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Mike ThomasHow to listen

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Mike Thomas was in the studio with Chris Berrow (deputising for Dave Monk) just after 6pm to comment on the latest set of consumer insolvencies released earlier today.

Mike starts off with explaining what debt options a consumer has and which ones are classed as insolvency. Mike then raises the point that people just don't decided to go bankrupt or propose an IVA or DRO as soon as they experience a debt problem, for some the trigger for their financial woes could have started several years ago.

Then Mike reveals the average cost to the taxpayer to administer a straightforward consumer bankruptcy and explain how a bankrupt is assessed to see if they can afford to pay something each month towards the bankruptcy costs with any surplus going to the creditors in the insolvency.

Read more: BBC Essex Drivetime with Dave Monk, 6pm 30/4/19 - Listen 10 mins


Total individual insolvencies 31,527 in England & Wales in Q1 2019, were the second-highest since Q3 2010, reports The Insolvency Service. This is an 16% increase on the same quarter for 2018. Consumer insolvencies combine Individual Voluntary Arrangements (IVAs), Bankruptcy and Debt Relief Orders (DROs).

Individual Voluntary Arrangements (IVAs)

There were 20,235 IVAs in the first Q of 2019, compared with the same quarter last year, an increase of 23.7%.

Last year saw the highest annual level 71,034 recorded since IVAs were first introduced in 1986.

Read more: Consumer insolvencies reach highest Q since 2010


Citizens Advice are calling for new rules in the way council tax arrears are collated saying the current system is ‘Outdated and Punitive’ which causes serious financial harm to householders.

Their research found that missing an average council tax payment of £167, in the first month of the financial year (April), can escalate to a debt of over £2,065 in just 9 weeks.

How the fees add up

Read more: Call for changes after a £167 council tax debt can escalate to over £2,000 in just 14 days


April 2019 striking numbers - our top 10 from The Money Charity

  1. People in the UK owed £1.633 billion at the end of February 2019
  2. £2,649 average credit card debt per household in February 2019
  3. 2.46% was the average mortgage interest rate at the end of February 2019
  4. £4.05 a day is what the average UK householder spends on water, electricity and gas
  5. Read more: The Money Statistics April 2019 - Our top 10


Since the introduction of Debt Relief Orders (DROs) back on 6th April 2009, 254,000 consumers have successfully applied for a DRO and as a result written off £2.3 Billion of debt.

DROs are seen as a softer form of insolvency for people that have a certain amount of debt, little disposable income and few assets and designed to place the least complicated debt discharge cases on a fast-track through the court system with no personal appearance at court required.

What debts can you put into a DRO?

Read more: £2.3 Billion of consumer debt written off in just 10 years with DROs


The Financial Conduct authority (FCA) has written to credit card providers after its own research revealed too many firms were applying multiple late payment fees, sometimes in a single billing cycle, when it was evident that the card holder was experiencing financial difficulty.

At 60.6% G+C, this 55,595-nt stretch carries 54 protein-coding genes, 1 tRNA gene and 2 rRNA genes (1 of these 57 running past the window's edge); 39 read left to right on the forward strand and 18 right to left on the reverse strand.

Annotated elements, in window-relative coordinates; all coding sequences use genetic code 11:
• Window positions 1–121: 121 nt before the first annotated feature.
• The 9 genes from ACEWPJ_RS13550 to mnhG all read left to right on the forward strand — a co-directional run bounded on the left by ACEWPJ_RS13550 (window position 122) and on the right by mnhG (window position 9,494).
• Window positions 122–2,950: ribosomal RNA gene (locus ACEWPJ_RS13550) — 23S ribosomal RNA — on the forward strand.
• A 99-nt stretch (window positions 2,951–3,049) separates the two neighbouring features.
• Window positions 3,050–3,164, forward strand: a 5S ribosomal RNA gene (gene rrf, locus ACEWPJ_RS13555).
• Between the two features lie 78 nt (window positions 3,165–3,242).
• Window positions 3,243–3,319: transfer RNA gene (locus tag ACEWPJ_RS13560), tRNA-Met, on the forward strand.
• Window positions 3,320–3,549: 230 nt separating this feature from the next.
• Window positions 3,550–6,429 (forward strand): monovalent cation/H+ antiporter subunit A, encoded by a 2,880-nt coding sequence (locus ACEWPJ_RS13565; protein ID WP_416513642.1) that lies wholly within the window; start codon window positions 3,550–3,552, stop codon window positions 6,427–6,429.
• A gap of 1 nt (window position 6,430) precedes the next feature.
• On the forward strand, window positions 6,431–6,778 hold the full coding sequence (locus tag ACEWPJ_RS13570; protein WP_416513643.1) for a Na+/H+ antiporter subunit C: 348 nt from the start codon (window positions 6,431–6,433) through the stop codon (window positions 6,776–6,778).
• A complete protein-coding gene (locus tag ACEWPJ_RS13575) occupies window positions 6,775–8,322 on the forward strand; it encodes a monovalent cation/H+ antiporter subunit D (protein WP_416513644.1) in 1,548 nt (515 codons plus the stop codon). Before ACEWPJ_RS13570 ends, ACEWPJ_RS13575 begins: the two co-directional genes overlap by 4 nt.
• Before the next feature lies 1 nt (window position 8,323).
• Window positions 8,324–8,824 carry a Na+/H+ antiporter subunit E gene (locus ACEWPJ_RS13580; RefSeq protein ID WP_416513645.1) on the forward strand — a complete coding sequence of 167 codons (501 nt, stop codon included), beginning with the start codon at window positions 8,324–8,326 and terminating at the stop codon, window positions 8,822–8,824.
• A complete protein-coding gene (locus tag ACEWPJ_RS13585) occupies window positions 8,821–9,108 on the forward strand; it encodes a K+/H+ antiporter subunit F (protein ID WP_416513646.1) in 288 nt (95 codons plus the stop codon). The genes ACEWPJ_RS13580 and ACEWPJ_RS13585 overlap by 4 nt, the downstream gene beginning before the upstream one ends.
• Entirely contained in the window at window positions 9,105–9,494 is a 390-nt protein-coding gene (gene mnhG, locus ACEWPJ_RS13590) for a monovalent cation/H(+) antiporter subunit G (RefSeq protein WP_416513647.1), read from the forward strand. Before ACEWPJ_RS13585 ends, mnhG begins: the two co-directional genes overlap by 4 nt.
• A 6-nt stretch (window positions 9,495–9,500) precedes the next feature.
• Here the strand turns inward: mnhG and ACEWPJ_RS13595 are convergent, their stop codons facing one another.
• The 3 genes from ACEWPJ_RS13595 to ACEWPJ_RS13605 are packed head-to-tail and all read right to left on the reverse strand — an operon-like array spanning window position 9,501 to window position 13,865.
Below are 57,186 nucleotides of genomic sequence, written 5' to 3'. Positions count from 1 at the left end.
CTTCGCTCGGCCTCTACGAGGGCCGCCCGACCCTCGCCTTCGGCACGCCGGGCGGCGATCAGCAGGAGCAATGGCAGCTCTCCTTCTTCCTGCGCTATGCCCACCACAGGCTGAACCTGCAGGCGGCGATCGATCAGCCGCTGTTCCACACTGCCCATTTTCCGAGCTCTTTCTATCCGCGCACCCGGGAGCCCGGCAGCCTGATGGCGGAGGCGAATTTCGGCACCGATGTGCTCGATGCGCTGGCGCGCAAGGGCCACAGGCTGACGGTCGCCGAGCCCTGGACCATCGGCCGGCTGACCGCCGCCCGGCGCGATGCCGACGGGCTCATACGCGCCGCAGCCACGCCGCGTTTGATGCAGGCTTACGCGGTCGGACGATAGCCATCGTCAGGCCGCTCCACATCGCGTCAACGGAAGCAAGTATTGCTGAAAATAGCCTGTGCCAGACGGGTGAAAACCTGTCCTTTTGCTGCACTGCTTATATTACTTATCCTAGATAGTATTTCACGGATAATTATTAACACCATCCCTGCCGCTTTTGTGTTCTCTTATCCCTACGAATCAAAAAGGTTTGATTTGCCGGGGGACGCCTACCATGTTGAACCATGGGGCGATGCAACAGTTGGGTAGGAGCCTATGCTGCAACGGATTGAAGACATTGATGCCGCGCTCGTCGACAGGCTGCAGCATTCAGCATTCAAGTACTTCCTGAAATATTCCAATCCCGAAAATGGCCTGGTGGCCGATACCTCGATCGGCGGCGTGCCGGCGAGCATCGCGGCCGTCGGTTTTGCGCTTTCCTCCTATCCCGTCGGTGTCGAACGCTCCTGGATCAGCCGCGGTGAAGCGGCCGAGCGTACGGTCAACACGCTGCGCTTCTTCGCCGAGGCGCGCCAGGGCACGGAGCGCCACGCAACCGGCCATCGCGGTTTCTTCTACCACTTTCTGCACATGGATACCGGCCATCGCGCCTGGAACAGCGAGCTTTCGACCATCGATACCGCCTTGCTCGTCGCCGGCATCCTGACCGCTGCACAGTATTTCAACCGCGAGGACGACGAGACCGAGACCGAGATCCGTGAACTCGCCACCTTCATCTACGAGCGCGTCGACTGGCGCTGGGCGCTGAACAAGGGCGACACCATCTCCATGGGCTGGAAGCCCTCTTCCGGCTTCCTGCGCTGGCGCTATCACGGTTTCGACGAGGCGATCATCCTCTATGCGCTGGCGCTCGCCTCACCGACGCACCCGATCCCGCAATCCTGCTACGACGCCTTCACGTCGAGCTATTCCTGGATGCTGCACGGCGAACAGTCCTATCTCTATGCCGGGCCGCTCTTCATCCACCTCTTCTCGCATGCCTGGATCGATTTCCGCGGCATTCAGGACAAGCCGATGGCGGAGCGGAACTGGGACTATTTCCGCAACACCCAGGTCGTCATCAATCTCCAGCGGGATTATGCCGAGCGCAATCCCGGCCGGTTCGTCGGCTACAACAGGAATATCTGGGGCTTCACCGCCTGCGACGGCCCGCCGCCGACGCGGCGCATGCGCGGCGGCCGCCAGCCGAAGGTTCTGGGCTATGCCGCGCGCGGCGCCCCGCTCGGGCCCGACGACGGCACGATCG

For some card holders the applied late payment fees would then have an impact on their already maxed out credit card taking the card holder over their agreed credit limit, this was then an opportunity for the credit card provider to apply another fee for breaching that limit.

The FCA found that in many cases firms who were continuing to apply fees in such instances potentially made the customer’s position worse.

Lower credit limits more at risk

Read more: Credit card customers set to save £80m a year in fees


The Financial Conduct Authority (FCA) have confirmed that a price cap on the rent to own sector will commence on 1 April 2019. Once implemented it will save around 400,000 consumers up to £22.7m a year from excessive charges.

In other words, the industry is to lose £22.7m a year which they receive for what some people say is exploiting the vulnerable.

The new rules on rent to own from 1 April 2019

Read more: New 'rent to own' rules will save customers £22.7m per year


February 2019 striking numbers - our top 10 from The Money Charity

  1. 18.66% Average credit card interest rate in December 2018
  2. -5.9% Change in the average real wage since pre-crash peak in February 2008
  3. 26 years and 5 months Time to pay off average credit card debt making only the minimum payment per month
  4. £7,863 Average consumer credit debt per household in December 2018
  5. Total credit card debt in December 2018 was £72.2 billion. Per household this is £2,634

    Read more: The Money Statistics February 2019 - Our top 10


The Police Federation of England and Wales (PFEW) is seeking a three-year pay deal for officers with a five per cent uplift in each year. The claim is to bring police officers pay back to ‘fair levels’.

However, if the government declines the pay award then the Federation will push for a 6.2 per cent rise this year with the increase coming into effect from 1 September.

Details of the pay claim are part of a joint submission to the Police Remuneration Review Body (PRRB) with the Superintendents' Association. The next stage of the PRRB process is the oral evidence sessions scheduled for 27 February - 6 March.

Police officers struggling with debts

Read more: Police Federation - 'We need a 3-year pay deal to rescue officers from financial cliff-edge'



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